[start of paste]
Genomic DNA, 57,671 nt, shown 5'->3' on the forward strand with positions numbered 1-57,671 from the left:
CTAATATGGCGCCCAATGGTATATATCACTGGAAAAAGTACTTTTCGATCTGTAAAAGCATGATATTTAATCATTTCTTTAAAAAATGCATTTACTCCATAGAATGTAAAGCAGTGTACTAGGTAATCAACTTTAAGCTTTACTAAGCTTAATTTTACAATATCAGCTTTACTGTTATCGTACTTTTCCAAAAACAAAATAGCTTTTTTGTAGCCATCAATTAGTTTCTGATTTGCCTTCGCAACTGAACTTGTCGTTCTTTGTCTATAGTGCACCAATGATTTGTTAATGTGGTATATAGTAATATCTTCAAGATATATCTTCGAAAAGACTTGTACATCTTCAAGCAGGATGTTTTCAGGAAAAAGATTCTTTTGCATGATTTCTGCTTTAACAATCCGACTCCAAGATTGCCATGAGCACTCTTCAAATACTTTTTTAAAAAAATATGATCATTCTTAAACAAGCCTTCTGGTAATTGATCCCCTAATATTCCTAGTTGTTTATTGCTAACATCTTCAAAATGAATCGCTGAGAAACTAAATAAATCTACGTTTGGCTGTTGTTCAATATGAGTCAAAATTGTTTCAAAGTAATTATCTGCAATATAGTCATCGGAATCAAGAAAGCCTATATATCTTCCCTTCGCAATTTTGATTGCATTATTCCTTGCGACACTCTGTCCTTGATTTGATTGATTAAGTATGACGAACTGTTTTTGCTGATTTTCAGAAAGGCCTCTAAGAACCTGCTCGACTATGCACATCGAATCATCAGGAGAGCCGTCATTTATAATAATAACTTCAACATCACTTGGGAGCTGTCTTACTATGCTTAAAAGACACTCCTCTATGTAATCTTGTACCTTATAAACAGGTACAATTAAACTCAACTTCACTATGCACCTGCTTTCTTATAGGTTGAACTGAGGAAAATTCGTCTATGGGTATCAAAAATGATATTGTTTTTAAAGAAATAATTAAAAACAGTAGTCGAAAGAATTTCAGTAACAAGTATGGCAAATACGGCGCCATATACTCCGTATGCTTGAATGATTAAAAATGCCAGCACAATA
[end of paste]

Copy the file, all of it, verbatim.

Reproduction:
Genomic DNA, 57,671 nt, shown 5'->3' on the forward strand with positions numbered 1-57,671 from the left:
CTAATATGGCGCCCAATGGTATATATCACTGGAAAAAGTACTTTTCGATCTGTAAAAGCATGATATTTAATCATTTCTTTAAAAAATGCATTTACTCCATAGAATGTAAAGCAGTGTACTAGGTAATCAACTTTAAGCTTTACTAAGCTTAATTTTACAATATCAGCTTTACTGTTATCGTACTTTTCCAAAAACAAAATAGCTTTTTTGTAGCCATCAATTAGTTTCTGATTTGCCTTCGCAACTGAACTTGTCGTTCTTTGTCTATAGTGCACCAATGATTTGTTAATGTGGTATATAGTAATATCTTCAAGATATATCTTCGAAAAGACTTGTACATCTTCAAGCAGGATGTTTTCAGGAAAAAGATTCTTTTGCATGATTTCTGCTTTAACAATCCGACTCCAAGATTGCCATGAGCACTCTTCAAATACTTTTTTAAAAAAATATGATCATTCTTAAACAAGCCTTCTGGTAATTGATCCCCTAATATTCCTAGTTGTTTATTGCTAACATCTTCAAAATGAATCGCTGAGAAACTAAATAAATCTACGTTTGGCTGTTGTTCAATATGAGTCAAAATTGTTTCAAAGTAATTATCTGCAATATAGTCATCGGAATCAAGAAAGCCTATATATCTTCCCTTCGCAATTTTGATTGCATTATTCCTTGCGACACTCTGTCCTTGATTTGATTGATTAAGTATGACGAACTGTTTTTGCTGATTTTCAGAAAGGCCTCTAAGAACCTGCTCGACTATGCACATCGAATCATCAGGAGAGCCGTCATTTATAATAATAACTTCAACATCACTTGGGAGCTGTCTTACTATGCTTAAAAGACACTCCTCTATGTAATCTTGTACCTTATAAACAGGTACAATTAAACTCAACTTCACTATGCACCTGCTTTCTTATAGGTTGAACTGAGGAAAATTCGTCTATGGGTATCAAAAATGATATTGTTTTTAAAGAAATAATTAAAAACAGTAGTCGAAAGAATTTCAGTAACAAGTATGGCAAATACGGCGCCATATACTCCGTATGCTTGAATGATTAAAAATGCCAGCACAATA